Speeding into Marrakech

I stepped down from a fifty passenger bus, my feet connecting with the pavement of a busy street in the heart of Casablanca, Morocco. Dusk was approaching quickly and an atmosphere of sea salt filtered the late afternoon sunlight into a glow that cast a lovely, soft light onto the mosque that we’d ventured into the city to see. Casablanca was just a short stop on our way to Marrakech, but most of the Percussive group had opted to leave the airport during our layover to at least get a glimpse of Morocco’s largest city.

A long line at immigration followed by terrible traffic on the way into the city meant that we’d only be making one stop on our impromptu layover tour, and that was to the Hassan II Mosque. The mosque’s granite exterior practically glowed as we all stared at it in amazement. Hassan II Mosque holds a few distinctions as it is the largest operating mosque in Africa, the 7th largest in the world, and has the world’s second tallest minaret.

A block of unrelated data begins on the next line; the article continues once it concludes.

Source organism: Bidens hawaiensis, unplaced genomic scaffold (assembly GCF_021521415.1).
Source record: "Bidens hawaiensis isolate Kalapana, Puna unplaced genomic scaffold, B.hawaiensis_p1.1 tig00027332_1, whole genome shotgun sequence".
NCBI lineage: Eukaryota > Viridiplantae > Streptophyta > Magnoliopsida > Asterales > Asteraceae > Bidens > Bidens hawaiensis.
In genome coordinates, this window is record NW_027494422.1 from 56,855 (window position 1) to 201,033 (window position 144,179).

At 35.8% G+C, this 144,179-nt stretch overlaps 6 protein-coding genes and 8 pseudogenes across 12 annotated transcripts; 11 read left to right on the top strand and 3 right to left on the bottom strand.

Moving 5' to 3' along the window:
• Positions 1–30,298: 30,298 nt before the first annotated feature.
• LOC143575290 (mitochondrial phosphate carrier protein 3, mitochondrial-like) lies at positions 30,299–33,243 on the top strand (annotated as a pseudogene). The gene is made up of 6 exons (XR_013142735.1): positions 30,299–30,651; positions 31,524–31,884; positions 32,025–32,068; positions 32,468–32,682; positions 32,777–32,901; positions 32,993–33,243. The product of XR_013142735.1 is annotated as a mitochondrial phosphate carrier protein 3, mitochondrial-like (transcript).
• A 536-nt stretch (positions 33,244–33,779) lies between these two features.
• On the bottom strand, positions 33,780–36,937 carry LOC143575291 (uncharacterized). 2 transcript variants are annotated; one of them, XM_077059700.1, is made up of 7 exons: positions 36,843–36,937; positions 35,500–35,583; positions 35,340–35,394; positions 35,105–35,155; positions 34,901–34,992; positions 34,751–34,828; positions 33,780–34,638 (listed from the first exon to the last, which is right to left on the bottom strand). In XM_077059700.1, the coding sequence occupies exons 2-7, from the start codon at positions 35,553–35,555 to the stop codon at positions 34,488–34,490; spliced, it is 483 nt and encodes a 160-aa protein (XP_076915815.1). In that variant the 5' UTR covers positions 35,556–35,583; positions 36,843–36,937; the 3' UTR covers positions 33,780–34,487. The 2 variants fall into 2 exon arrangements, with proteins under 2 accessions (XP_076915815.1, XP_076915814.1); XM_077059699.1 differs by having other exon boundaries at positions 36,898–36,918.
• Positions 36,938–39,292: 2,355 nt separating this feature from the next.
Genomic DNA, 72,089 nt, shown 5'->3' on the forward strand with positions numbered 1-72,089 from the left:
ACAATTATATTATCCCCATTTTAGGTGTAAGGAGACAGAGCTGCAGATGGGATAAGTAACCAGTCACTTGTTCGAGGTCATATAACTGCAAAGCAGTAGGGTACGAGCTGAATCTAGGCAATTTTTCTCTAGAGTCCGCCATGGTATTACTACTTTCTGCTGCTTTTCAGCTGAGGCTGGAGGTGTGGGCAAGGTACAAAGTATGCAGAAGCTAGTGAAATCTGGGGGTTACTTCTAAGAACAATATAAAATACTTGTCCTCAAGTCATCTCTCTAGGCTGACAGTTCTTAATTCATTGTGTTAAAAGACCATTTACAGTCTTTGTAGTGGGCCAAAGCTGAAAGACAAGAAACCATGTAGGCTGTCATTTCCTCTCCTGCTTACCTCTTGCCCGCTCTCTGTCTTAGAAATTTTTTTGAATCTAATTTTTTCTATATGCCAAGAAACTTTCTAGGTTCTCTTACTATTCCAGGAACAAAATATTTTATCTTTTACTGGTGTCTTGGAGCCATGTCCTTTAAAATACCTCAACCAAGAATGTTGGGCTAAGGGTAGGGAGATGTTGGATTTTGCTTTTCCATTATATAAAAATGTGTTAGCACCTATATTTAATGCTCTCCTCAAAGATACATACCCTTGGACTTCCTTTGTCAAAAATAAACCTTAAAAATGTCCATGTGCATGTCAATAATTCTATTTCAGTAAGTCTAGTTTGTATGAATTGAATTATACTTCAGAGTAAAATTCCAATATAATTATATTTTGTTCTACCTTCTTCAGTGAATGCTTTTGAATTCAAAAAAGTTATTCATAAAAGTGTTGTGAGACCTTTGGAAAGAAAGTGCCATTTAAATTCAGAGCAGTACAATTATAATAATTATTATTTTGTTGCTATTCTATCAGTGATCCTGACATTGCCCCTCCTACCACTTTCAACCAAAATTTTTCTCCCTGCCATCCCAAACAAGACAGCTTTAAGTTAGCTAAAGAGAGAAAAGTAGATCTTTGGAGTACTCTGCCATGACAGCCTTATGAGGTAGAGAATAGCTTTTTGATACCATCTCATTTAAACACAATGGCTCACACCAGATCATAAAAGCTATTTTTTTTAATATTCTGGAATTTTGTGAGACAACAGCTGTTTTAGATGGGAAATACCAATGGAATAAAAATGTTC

We couldn’t stay for long, but we all admired the mosque’s intricate, teal tile work before our bus driver pulled back around to pick us up. He drove us back to the airport along the Atlantic coast and we enjoyed relaxing views of the ocean, and occasional camels plodding along the shore. I couldn’t help but feel a bit tired. A day of travel will do that, and we were only halfway done for the day. Once we had left the shore, I took a nap, waking only when the bus stopped once again back at the airport. Then it was back through security for us, and onto the small plane that would be carrying us to Marrakech. By the time we finally made it to our hotel, the Akabar, it was already 10 PM, and I would’ve loved nothing more than to go straight to bed, but instead we stayed up a bit later to get some dinner (it had been at least twelve hours since our last meal). I finally crashed into bed, thoroughly exhausted, which would end up being the theme of our short stay in Morocco.